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Rules of Evidence

Report Cites Cases that Conflict with the Plain Langauge of the Rules

By John S. Austin

Litigation News Associate Editor

Published in Litigation News Online Vol. 27, No. 6

potential minefield

awaits trial

lawyers when courts

diverge from the Federal

Rules of Evidence,

but a report

published by the Federal

Judicial Center

should help them plan

their steps to avoid


   The report, “Case

Law Divergence from

the Federal Rules of

Evidence,” outlines

evidentiary rulings

that conflict with the

wording of the rules

and addresses issues

where the rules are


   “The Advisory

Committee has

expressed concern

that the divergence

between case law and

the text of the rule

might create a trap for

the unwary,” author

Daniel J. Capra, the

Reporter for the Advisory

Committee on

Evidence Rules, writes

in the report’s introduction.

   “The point of the

piece is that simply

reading the Rules of

Evidence is not

enough,” Capra says.

“Even a rule of evidence

that appears to

be controlling can be

construed differently

by a court.”

   The report highlights

only major

instances in which

case law has diverged

from an applicable

rule. It does not intend

to imply that any of

the cases were

“wrongly decided” or

that a rule might need

to be amended, the

report states. “The

goal of this report is to

point out the case law

divergence from the

Federal Rules of Evidence

without commenting

on the merits

of that divergence.”

   The report is not a

comprehensive treatment

of case law construing

the evidence

rules. “The goal of this

report is to raise ‘red

flags’ with lawyers

and judges, by providing

basic information

about areas in which

case law can be found

that diverges from the

text of the Federal

Rules of Evidence.

   “All we are trying

to do is to make the

practitioner aware that

the literal language

does not always control,”

Capra says.

“You need to check

the case law and commentary

to see where

courts fall.”

   The Advisory

Committee wanted to

promulgate a series of

new committee notes,

but could not do so

without enacting a

new rule, Capra says.

The report results

from the need to

update the advisory

notes to the Rules of

Evidence without having

to subject them to

amendment, adds Gregory

P. Joseph, New

York City, a member

of the Advisory Committee

and past Chair

of the Section of Litigation.

   “The Advisory

Committee asked if we

could simply amend

the advisory notes,”

Joseph says. After

studying the question,

it was clear that amending

the advisory

notes would require

the same rule-making

process as a change to

a rule itself, Joseph


   Joseph would like

to see annually amended

Advisory Notes on

every attorney’s desk,

but he sees the poten-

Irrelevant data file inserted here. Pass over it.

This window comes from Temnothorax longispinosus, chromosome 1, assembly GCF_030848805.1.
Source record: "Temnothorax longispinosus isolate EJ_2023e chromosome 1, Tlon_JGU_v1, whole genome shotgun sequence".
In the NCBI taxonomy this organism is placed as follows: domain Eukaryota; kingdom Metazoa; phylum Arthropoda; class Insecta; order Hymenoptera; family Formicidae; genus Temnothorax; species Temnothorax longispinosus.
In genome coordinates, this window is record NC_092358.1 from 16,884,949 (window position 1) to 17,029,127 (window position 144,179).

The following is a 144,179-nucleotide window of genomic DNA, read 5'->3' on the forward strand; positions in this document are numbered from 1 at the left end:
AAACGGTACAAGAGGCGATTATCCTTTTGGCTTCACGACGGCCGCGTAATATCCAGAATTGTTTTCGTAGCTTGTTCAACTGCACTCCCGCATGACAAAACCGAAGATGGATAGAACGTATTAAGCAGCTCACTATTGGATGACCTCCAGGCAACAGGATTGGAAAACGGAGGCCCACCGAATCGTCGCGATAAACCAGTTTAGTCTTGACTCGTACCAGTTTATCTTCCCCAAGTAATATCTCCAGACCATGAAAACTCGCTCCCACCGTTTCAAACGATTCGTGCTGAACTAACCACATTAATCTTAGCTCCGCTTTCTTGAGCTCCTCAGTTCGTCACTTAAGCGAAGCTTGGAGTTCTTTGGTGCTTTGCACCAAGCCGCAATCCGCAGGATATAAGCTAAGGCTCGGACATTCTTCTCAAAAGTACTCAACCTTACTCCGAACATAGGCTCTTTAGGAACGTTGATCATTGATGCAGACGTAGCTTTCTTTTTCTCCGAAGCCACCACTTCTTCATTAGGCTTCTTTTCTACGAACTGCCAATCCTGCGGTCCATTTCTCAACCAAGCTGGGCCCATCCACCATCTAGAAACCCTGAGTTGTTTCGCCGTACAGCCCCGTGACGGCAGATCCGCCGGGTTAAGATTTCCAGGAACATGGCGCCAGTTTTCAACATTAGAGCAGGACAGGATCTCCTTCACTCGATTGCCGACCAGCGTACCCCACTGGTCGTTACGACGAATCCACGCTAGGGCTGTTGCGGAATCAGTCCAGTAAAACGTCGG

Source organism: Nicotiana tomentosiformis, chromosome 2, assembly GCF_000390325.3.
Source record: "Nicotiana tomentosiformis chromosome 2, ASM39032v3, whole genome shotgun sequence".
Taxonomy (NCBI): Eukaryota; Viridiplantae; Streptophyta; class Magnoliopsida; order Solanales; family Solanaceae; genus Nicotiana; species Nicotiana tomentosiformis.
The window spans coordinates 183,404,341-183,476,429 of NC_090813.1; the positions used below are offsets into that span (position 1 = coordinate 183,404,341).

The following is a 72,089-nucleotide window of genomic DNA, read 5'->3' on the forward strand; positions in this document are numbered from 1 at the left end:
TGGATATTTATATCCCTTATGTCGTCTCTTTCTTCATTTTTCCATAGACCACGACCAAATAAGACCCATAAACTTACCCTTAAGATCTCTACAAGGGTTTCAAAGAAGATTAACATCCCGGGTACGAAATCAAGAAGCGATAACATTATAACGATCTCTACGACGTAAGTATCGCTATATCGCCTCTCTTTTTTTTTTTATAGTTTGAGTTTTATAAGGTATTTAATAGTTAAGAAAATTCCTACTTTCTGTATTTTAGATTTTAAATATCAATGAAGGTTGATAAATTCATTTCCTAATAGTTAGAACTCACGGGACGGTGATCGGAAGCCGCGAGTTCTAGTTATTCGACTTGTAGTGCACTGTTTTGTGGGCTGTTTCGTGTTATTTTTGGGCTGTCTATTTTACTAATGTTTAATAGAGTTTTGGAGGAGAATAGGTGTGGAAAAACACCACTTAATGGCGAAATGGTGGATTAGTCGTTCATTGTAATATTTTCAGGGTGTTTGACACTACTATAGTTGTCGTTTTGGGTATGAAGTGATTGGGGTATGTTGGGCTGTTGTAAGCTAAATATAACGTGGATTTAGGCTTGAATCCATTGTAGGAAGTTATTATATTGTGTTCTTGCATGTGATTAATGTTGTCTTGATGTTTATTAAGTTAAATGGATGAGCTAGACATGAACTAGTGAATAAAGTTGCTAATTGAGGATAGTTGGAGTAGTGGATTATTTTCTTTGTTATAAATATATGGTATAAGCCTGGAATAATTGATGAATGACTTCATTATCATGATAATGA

tial danger in amending

the Notes. “It

would result in substantive

changes without

the formal rulemaking


Consequently, it was

decided to have Capra

prepare a report on the


   “The case law is not

in complete synch with

the rules,” says Joseph.

“In some cases, they

differ in very material

respects.” While divergence

from the rules

may create pitfalls for

the unwary, Joseph

does not see “a gigantic

problem.” The

answer is simply providing

the materials.

   “The most important

thing is that people

know where they are,”

Joseph says.

Other sources have

always been available,

but annotations regarding

divergence generally

can be found in

multi-volume treatises.

   The report “saves you

about 1,000 pages so

that’s why it’s handy

to have,” Joseph says.

The report covers

topics including relevancy,

probative versus

prejudicial value,

and hearsay exceptions.

The report first

divides the rulings into

two categories: examples

of cases in conflict

with the text of

the rule and examples

of case law where the

rule and commentary


are silent. Each category

is then ordered

by rule number.

   Judicial decisions

on evidence are difficult

to report because

most are not appealed,

says Joseph. In reporting

the decisions,

Capra did not observe

a pattern in the federal

circuits or one circuit

that diverges more

than others.

   “Where a rule

would not achieve its

intent or desired result,

the courts may apply

the rule beyond the

rule’s language,” Capra

says. Divergence is

common but not pervasive,

he adds.

   In most cases,

a judge will admit

important evidence,

Joseph advises. “If

you have an important

point, you might want

to look at that judge’s

decisions,” he suggests.

While evidentiary

rulings may not be

idiosyncratic, rulings

may differ from judge

to judge, Joseph warns.

   “Just like the number

one rule they taught

you in law school,

‘Know your judge.’”



   Case Law Divergence

from the Federal

Rules of Evidence,

197 Federal

Rules Decisions 531



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